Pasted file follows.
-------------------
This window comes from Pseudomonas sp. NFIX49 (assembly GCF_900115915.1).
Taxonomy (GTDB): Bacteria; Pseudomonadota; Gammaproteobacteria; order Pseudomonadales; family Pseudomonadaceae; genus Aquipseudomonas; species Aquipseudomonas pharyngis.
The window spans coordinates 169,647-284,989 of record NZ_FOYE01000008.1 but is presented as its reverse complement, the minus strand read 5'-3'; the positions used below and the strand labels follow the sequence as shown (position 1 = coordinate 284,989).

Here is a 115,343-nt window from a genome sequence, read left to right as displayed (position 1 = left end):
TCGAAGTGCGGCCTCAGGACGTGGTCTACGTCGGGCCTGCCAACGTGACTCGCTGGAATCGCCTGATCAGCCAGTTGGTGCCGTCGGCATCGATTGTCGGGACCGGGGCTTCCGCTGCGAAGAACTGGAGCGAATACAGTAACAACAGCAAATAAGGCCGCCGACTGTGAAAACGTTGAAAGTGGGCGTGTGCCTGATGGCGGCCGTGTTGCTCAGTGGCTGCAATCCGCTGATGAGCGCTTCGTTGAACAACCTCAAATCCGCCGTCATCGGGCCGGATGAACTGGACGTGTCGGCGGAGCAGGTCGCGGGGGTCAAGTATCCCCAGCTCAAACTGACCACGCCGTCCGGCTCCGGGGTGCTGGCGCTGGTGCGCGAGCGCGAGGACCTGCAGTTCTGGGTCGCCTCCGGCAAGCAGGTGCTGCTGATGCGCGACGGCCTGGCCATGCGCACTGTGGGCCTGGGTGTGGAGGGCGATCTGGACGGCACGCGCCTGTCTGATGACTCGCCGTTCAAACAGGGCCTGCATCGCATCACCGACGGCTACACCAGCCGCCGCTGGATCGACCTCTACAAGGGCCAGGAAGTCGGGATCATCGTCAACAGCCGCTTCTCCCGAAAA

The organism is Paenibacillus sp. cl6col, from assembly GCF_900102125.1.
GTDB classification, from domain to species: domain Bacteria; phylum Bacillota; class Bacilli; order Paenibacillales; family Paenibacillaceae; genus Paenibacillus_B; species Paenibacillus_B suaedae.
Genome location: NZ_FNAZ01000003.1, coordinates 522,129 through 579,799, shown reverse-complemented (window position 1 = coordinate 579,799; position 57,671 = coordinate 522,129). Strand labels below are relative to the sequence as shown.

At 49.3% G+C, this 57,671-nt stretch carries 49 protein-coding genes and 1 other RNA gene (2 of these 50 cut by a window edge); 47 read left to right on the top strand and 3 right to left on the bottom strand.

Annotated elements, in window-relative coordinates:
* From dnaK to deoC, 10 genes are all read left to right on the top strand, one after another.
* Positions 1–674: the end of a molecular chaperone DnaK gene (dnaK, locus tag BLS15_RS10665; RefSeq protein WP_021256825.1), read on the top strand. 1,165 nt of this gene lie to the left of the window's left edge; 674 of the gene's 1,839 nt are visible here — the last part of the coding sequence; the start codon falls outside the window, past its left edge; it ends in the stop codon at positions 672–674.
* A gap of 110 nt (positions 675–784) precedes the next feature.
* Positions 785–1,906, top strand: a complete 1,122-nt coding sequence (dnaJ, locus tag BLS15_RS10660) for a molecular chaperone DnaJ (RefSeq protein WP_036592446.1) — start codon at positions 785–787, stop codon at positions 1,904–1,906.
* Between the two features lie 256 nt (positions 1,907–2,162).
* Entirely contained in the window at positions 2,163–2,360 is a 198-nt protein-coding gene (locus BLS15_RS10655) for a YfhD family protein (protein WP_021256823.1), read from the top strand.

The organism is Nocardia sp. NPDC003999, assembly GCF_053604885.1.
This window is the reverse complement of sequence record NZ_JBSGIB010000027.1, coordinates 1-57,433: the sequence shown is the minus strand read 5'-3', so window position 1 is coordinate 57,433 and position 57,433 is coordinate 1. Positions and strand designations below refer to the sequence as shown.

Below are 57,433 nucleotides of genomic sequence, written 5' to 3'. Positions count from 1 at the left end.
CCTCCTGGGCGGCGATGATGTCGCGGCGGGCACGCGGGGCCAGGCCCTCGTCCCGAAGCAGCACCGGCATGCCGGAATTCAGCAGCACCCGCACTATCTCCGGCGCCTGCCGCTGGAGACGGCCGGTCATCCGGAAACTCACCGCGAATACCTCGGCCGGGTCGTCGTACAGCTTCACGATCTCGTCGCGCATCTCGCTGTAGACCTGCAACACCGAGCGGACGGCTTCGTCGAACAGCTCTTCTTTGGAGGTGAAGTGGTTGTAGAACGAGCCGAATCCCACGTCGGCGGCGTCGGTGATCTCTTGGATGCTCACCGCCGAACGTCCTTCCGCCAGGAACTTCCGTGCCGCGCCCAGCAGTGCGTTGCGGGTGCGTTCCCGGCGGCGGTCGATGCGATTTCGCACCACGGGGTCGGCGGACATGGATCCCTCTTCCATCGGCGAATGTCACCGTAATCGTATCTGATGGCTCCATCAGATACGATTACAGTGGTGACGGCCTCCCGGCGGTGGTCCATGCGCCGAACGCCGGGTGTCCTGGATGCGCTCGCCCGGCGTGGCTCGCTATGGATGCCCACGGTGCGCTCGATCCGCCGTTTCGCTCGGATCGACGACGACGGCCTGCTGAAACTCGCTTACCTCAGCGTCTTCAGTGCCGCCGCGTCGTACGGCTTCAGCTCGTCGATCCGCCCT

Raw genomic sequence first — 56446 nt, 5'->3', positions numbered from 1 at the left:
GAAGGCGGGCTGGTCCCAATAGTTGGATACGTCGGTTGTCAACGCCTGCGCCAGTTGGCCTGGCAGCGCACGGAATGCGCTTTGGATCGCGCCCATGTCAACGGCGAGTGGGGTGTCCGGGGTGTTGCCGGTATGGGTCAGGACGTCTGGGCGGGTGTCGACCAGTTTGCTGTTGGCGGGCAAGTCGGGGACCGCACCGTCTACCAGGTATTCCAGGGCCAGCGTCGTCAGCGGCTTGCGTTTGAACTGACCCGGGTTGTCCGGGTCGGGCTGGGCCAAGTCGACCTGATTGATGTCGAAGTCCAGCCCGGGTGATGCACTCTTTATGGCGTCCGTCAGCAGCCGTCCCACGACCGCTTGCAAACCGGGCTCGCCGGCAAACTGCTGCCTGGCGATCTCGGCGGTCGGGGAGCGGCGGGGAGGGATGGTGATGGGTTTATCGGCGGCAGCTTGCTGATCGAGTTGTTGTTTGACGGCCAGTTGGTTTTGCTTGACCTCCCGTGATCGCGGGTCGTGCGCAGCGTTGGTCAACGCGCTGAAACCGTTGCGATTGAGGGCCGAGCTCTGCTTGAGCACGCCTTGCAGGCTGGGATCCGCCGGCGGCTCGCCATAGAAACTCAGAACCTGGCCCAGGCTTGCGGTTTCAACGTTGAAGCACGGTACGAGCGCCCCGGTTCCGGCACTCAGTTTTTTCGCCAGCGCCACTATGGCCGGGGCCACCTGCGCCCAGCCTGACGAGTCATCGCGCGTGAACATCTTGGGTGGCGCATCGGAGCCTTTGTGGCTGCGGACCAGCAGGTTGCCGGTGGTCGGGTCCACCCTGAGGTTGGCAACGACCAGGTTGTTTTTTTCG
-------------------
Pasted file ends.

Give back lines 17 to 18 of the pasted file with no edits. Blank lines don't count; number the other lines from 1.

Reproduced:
The organism is Nocardia sp. NPDC003999, assembly GCF_053604885.1.
This window is the reverse complement of sequence record NZ_JBSGIB010000027.1, coordinates 1-57,433: the sequence shown is the minus strand read 5'-3', so window position 1 is coordinate 57,433 and position 57,433 is coordinate 1. Positions and strand designations below refer to the sequence as shown.